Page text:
New data shows private investment lends a hand as public debt looms large


A white airplane flies over the konyaalti beach and blue sea in Antalya Turkey
An $8 billion airport concession in Antalya, Turkey, was a significant contributor to 2021’s PPI increase | © muratart, Shutterstock

Is there an end in sight to COVID-19’s impact on private infrastructure financing? Our newest set of data shows some encouraging signs. 


In 2021, private sector investments in infrastructure in the developing world (PPI) stood at $76.2 billion — marking a 49% increase from the previous year.  In fact, 2020 was particularly dismal: COVID-19 brought the infrastructure sector to a near standstill, with investment levels at historic lows not seen since the inception of our database. In this context, the 49% year-over-year increase of PPI is a long-anticipated signal of a return to normalcy.

The 2021 recovery in PPI was led by the transport sector, which committed $43.8 billion in private investments, despite emerging variants and global policy uncertainties, up 58% from 2020.  This was a return to the pre-pandemic trend of transport infrastructure leading global PPI investments. Private investment in airports drove this increase, reaching $20.3 billion in 2021. This 39-fold increase from 2020 marked the first time since 2015 that investment in airports outpaced investments in roads. The sudden decrease of air travel drove a drastic decline in airport PPPs in 2020, with several projects in the pipeline being delayed. In 2021, air travel returned, but fiscal constraints due to COVID persisted. As a result, some governments divested from national airports and sought private investment to cover their management or leases. This could be the start of a longer-term trend. 

Although the recovery in energy investments was not as strong as in transport, PPI investments in energy in 2021 were greener than ever: 95% of electricity generation projects were renewable, compared to 90% the previous year.  As the levelized cost of electricity (LCOE) for solar and wind drop further, the uptake of renewable energy is expected to continue. Across the board, renewable technology uptake is on the rise, displacing conventional projects. 

But is the 2021 increase in PPI cause for a sigh of relief? Well, not exactly. It might be too early to say that recovery is here to stay. Investment recovery from the deep recession triggered by the COVID-19 pandemic has been uneven across regions, and this is further complicated by the recent intensifying of overlapping crises with global impact.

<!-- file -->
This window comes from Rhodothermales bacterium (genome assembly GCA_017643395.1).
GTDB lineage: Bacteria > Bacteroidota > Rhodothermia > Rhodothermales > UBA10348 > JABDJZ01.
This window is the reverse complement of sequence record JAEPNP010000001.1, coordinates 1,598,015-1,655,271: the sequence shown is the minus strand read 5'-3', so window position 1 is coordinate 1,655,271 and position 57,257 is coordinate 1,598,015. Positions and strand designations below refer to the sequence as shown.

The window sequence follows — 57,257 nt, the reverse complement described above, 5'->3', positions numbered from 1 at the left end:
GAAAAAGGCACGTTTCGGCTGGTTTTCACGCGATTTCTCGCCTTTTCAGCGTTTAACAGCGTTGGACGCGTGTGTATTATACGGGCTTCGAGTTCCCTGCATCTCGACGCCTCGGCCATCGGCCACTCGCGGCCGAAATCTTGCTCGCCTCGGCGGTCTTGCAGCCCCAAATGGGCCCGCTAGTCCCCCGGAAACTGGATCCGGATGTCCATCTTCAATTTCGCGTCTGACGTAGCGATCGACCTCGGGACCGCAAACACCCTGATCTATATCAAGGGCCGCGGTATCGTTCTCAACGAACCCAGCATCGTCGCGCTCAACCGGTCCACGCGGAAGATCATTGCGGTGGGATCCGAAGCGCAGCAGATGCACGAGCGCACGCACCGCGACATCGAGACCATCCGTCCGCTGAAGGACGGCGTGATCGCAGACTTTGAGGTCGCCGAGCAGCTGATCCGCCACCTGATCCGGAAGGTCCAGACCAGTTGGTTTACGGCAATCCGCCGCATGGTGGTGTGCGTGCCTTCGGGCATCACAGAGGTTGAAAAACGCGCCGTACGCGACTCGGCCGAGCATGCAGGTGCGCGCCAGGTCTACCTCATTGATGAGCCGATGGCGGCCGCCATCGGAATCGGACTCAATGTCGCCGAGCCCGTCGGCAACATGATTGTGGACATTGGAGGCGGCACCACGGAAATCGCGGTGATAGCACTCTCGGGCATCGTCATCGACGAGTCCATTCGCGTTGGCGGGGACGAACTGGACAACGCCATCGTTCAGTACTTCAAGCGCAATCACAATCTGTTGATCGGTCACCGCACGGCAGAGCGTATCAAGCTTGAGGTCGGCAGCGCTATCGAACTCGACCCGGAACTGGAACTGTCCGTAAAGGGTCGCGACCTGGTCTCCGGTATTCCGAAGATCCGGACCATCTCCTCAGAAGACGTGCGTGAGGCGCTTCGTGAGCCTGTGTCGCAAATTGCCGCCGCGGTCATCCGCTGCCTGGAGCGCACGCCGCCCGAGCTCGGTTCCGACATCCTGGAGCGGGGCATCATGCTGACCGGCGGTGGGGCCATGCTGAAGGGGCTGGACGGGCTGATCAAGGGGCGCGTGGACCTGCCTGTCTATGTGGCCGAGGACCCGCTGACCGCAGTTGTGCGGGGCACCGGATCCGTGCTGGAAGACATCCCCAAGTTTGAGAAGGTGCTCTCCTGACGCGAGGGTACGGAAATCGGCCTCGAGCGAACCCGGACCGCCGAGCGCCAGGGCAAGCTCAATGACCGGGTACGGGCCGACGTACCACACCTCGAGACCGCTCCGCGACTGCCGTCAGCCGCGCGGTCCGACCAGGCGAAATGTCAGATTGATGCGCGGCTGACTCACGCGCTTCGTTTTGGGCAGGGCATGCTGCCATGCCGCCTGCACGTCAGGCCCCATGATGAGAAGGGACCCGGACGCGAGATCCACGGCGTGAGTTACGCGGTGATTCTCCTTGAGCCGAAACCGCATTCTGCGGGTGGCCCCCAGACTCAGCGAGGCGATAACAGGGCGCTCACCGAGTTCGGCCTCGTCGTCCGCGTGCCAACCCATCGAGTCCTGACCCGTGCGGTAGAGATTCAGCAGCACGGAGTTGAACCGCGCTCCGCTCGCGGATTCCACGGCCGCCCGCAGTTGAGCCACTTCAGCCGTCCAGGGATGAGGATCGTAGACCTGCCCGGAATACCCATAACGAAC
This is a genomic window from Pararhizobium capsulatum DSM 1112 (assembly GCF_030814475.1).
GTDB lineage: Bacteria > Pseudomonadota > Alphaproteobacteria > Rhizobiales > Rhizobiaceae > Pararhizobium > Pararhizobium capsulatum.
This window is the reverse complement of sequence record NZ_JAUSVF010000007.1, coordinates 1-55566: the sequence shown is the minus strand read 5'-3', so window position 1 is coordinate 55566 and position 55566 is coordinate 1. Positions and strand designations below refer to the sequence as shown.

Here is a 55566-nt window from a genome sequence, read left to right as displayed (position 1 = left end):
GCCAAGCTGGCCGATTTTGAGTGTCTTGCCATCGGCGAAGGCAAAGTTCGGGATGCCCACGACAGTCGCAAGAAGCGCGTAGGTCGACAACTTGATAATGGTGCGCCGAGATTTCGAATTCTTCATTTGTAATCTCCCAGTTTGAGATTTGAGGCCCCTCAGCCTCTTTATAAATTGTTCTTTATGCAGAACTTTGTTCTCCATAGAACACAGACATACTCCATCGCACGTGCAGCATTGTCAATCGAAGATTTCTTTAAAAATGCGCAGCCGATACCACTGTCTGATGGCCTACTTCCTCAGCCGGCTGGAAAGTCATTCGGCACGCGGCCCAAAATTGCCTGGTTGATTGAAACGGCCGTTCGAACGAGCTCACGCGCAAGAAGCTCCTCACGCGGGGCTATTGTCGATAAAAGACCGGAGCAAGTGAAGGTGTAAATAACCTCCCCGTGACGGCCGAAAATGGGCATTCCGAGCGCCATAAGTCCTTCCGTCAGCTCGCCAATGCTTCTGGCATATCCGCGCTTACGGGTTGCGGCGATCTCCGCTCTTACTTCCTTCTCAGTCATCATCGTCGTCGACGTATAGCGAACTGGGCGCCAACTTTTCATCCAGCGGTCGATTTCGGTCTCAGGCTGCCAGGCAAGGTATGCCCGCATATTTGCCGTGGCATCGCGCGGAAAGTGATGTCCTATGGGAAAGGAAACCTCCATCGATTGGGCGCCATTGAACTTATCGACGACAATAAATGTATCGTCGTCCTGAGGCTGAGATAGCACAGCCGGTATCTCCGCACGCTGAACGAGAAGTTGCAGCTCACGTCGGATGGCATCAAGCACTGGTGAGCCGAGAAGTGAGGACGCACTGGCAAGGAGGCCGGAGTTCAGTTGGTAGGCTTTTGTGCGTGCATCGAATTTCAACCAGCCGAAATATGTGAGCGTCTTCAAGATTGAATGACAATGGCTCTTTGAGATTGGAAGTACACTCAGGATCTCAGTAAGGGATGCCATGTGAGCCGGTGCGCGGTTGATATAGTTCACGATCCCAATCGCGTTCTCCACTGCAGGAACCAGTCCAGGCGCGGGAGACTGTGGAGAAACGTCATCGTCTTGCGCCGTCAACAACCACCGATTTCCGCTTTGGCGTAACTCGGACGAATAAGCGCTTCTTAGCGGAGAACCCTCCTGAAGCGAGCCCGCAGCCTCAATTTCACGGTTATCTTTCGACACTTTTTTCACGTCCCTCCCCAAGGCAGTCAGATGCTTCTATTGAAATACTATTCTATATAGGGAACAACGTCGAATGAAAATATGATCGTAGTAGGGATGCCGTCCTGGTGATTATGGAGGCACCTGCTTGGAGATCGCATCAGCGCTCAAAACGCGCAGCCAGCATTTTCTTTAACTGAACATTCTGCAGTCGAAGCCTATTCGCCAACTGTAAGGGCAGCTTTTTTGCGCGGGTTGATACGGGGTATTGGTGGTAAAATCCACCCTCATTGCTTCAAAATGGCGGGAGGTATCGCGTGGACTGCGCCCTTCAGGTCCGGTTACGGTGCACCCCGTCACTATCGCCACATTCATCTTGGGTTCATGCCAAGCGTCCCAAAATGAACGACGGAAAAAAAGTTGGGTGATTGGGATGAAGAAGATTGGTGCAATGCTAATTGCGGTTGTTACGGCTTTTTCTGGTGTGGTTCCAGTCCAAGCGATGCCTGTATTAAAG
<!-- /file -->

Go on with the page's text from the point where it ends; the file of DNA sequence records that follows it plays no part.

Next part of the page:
Latin America and the Caribbean, East Asia and the Pacific, and Europe and Central Asia saw a strong recovery in investment levels from 2020. Nevertheless, South Asia, Middle East and North Africa, and Sub-Saharan Africa saw decreases in investment levels as the pandemic raged on. Against this background of an uneven global recovery, the number of PPI projects that reached financial close dropped even though there was an increase in total investment. The world’s poorest countries noted a decrease in investment levels as well compared to 2020, with the majority of IDA countries situated in the regions that were harder hit by the pandemic this year. 

What does the PPI data suggest we can do to sustain the recovery during 2022?  Private investment commitments in the energy sector in 2021 were by far below their past five-year average, implying that the sector has room for improvement this year. This might be due to many possible reasons such as the lack of strong projects in the pipeline for the private sector or the fragile financial state of the private energy companies around the world. 

The data also suggest that one possible explanation for this drop is low commitments from multilateral and bilateral development agencies (also known as development finance institutions, or DFIs). In 2021, 45 projects — less than in 2019 or 2020 — totaling $11.8 billion of investment received one or more forms of typical DFI support, being either direct or syndicated loans, equity, grants, guarantees or advisory services or technical assistance. DFIs’ role, especially in the energy sector, is crucial for continuing the recovery trend throughout 2022. Perhaps, now, it is time for these institutions to explore and expand support to the newer and more advanced renewable power technologies. This will provide financial leverage to new markets, new players, and project developers, eventually making a stronger and diversified project pipeline.

Share of infrastructure commitments with private participation

This year will be a pivotal one for private investment commitments in infrastructure, with many opportunities to progress from the pandemic. But, with overlapping global crises, a global rate-hike, and the anticipation of further increasing interest rates, private investment commitments are also highly tentative. The post-pandemic recovery efforts from 2022 onwards will rely strongly on both signals and actions from governments and multilateral partners to rally private capital across every region. 

You can find view the full report here: Private Participation in Infrastructure 2021.

This article was prepared based on research and contributions from Seong Ho Hong and Apala Bhattacharya.

* Imad N. Fakhoury is Global Director of the Infrastructure Finance, PPPs & Guarantees Group, World Bank

  • Credit: World Bank Blogs.

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